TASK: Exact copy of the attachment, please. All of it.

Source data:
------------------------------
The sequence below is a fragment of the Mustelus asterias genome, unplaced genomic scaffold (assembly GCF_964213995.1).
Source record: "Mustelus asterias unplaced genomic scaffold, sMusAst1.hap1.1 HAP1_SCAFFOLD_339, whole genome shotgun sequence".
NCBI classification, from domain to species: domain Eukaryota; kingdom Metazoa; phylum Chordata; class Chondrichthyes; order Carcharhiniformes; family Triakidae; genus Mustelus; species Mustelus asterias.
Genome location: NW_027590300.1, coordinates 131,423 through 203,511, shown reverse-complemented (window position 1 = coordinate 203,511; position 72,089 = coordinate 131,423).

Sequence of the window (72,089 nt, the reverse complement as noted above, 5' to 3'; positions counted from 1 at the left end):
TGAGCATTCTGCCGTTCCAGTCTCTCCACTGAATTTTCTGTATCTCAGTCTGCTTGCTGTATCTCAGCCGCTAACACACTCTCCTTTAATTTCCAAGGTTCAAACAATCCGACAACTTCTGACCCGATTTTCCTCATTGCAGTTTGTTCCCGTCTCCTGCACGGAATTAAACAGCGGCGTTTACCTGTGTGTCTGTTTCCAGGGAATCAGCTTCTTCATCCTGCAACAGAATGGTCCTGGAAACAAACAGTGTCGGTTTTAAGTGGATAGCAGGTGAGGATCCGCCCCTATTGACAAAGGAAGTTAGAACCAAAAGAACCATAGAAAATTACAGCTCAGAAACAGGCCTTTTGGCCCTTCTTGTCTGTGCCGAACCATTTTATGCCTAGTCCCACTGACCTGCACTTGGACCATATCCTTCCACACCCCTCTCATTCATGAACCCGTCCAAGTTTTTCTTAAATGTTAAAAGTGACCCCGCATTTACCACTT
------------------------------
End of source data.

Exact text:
The sequence below is a fragment of the Mustelus asterias genome, unplaced genomic scaffold (assembly GCF_964213995.1).
Source record: "Mustelus asterias unplaced genomic scaffold, sMusAst1.hap1.1 HAP1_SCAFFOLD_339, whole genome shotgun sequence".
NCBI classification, from domain to species: domain Eukaryota; kingdom Metazoa; phylum Chordata; class Chondrichthyes; order Carcharhiniformes; family Triakidae; genus Mustelus; species Mustelus asterias.
Genome location: NW_027590300.1, coordinates 131,423 through 203,511, shown reverse-complemented (window position 1 = coordinate 203,511; position 72,089 = coordinate 131,423).

Sequence of the window (72,089 nt, the reverse complement as noted above, 5' to 3'; positions counted from 1 at the left end):
TGAGCATTCTGCCGTTCCAGTCTCTCCACTGAATTTTCTGTATCTCAGTCTGCTTGCTGTATCTCAGCCGCTAACACACTCTCCTTTAATTTCCAAGGTTCAAACAATCCGACAACTTCTGACCCGATTTTCCTCATTGCAGTTTGTTCCCGTCTCCTGCACGGAATTAAACAGCGGCGTTTACCTGTGTGTCTGTTTCCAGGGAATCAGCTTCTTCATCCTGCAACAGAATGGTCCTGGAAACAAACAGTGTCGGTTTTAAGTGGATAGCAGGTGAGGATCCGCCCCTATTGACAAAGGAAGTTAGAACCAAAAGAACCATAGAAAATTACAGCTCAGAAACAGGCCTTTTGGCCCTTCTTGTCTGTGCCGAACCATTTTATGCCTAGTCCCACTGACCTGCACTTGGACCATATCCTTCCACACCCCTCTCATTCATGAACCCGTCCAAGTTTTTCTTAAATGTTAAAAGTGACCCCGCATTTACCACTT